Thursday, July 30, 2020

Fauci the masked bandit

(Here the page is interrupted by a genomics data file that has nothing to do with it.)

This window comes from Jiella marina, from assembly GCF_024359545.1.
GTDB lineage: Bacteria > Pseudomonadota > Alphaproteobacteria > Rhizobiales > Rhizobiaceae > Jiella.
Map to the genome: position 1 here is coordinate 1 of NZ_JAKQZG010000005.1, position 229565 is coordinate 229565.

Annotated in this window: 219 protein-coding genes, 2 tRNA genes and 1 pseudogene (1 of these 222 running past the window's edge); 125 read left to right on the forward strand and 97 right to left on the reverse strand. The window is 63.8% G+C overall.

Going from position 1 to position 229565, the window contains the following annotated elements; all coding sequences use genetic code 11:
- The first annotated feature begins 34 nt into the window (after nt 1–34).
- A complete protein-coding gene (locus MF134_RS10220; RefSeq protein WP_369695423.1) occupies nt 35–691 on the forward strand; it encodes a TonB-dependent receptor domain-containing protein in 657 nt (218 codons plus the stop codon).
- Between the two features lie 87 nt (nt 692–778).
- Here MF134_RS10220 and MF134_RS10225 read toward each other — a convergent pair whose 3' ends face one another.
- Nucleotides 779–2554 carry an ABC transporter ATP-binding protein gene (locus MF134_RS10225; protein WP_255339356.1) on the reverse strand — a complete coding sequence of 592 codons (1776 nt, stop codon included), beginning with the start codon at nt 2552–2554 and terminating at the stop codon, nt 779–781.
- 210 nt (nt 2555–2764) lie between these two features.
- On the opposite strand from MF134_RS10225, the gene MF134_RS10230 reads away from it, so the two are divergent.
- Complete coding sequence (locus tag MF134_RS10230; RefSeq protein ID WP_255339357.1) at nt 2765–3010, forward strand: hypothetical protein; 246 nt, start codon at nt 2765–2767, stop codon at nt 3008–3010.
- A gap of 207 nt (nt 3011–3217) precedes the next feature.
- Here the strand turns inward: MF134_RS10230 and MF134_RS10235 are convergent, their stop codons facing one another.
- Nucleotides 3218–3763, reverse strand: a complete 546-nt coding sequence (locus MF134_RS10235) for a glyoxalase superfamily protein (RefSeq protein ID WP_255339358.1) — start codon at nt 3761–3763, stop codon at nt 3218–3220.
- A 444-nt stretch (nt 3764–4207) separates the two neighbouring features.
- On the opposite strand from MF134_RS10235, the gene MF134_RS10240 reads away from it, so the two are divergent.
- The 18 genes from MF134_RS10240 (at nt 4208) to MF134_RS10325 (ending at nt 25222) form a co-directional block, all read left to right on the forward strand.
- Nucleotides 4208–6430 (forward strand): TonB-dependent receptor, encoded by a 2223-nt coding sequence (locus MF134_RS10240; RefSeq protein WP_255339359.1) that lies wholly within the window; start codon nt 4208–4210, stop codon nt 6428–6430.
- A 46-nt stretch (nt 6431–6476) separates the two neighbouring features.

A guest column by Amil Imani Fauci urges Americans to wear goggles for added COVID-19 protection By Yaron SteinbuchJuly 30, 2020 | 6:48am | Updated Fauci urges Americans to wear goggles for added COVID-19 protection Trump revives push for hydroxychloroquine during White House COVID-19 briefing Dr. Anthony Fauci suggested that people wear goggles or face shields as an added measure of protection against contracting the coronavirus, according to a report. “If you have goggles or an eye shield, you should use it,” Fauci, 79, the top US infectious disease expert, told ABC News Chief Medical Correspondent Dr. Jennifer Ashton on Wednesday. When asked if eye protection will become a formal recommendation at some point, he said, “It might, if you really want perfect protection of the mucosal surfaces.” Fauci, a member of the White House pandemic task force and director of the National Institute of Allergy and Infectious Diseases, explained the rationale for the measure. “You have mucosa in the nose, mucosa in the mouth, but you also have mucosa in the eye,” he said. “Theoretically, you should protect all the mucosal surfaces. So if you have goggles or an eye shield you should use it.” He added that while goggles and eye or face shields are “not universally recommended” at this time, “if you really want to be complete, you should probably use it if you can.” Fauci also addressed when people should get tested if they believe they’ve been exposed to the bug, since there are no official guidelines from the Centers for Disease Control and Prevention or the National Institutes of Health on the matter. “That question came up at the task force meeting yesterday and we asked the same thing and we said there’s no real recommendation,” Fauci said on ABC News. “I would think that five [days] is good. I might even go a day or so early because the incubation period of when you get symptoms is about five days,” he said, adding that the window is “no earlier than three [days] or no later than five or six.” Fauci also said he hopes wearing masks also will help limit the spread of the flu in the fall. “It is inevitable that we’re going to have some degree of flu,” he said. “I’m hoping that the wearing of masks and other coverings are going to not only protect us against COVID-19, but also help protect us against influenza.” Meanwhile, the doctor also discussed the anti-malarial drug hydroxychloroquine, saying in an interview on MSNBC that all the “valid” scientific data show the drug is not effective in treating COVID-19. “You look at the scientific data and the evidence. And the scientific data … on trials that are valid, that were randomized and controlled in the proper way, all of those trials show consistently that hydroxychloroquine is not effective in the treatment of coronavirus disease or COVID-19,” he said. His remarks came a day after President Trump renewed his push for coronavirus patients to take the controversial drug. SEE ALSO Trump reveals he’s been taking hydroxychloroquine for a week and 'I’m still here' The president spoke at length during a White House press briefing about the medication, including his experience taking it for two weeks as a COVID-19 prophylactic. “Many doctors think it is extremely good and some people don’t… I happen to believe in it. I would take it. As you know, I took it for a 14 day period and I’m here, right? I’m here,” he said. On Monday night, Trump retweeted some messages of support for the drug’s use. “It’s safe. It doesn’t cause problems. I had no problem. I had absolutely no problem — felt no different, didn’t feel good bad or indifferent,” Trump said Tuesday. “It didn’t get me and it’s not going to hopefully hurt anybody.” The president on Tuesday said he was unaware of Fauci’s views on hydroxychloroquine and that he has a “good relationship” with the doctor, despite an overnight retweet of a message, which was later removed, criticizing the infectious disease expert. During the Tuesday press conference, Trump was asked by a reporter about a video he shared on Twitter that claimed hydroxychloroquine is “a cure for COVID” and “you don’t need a mask” to slow the spread of coronavirus. The clip was later labeled as containing misleading information and has since been deleted. “I wasn’t making claims,” Trump said of his tweet, noting that he was relaying recommendations from other people, including physicians. “Many doctors think it is extremely successful, the hydroxychloroquine coupled with the zinc and perhaps the azithromycin,” he said. “Many doctors think it’s extremely good, and some people don’t.”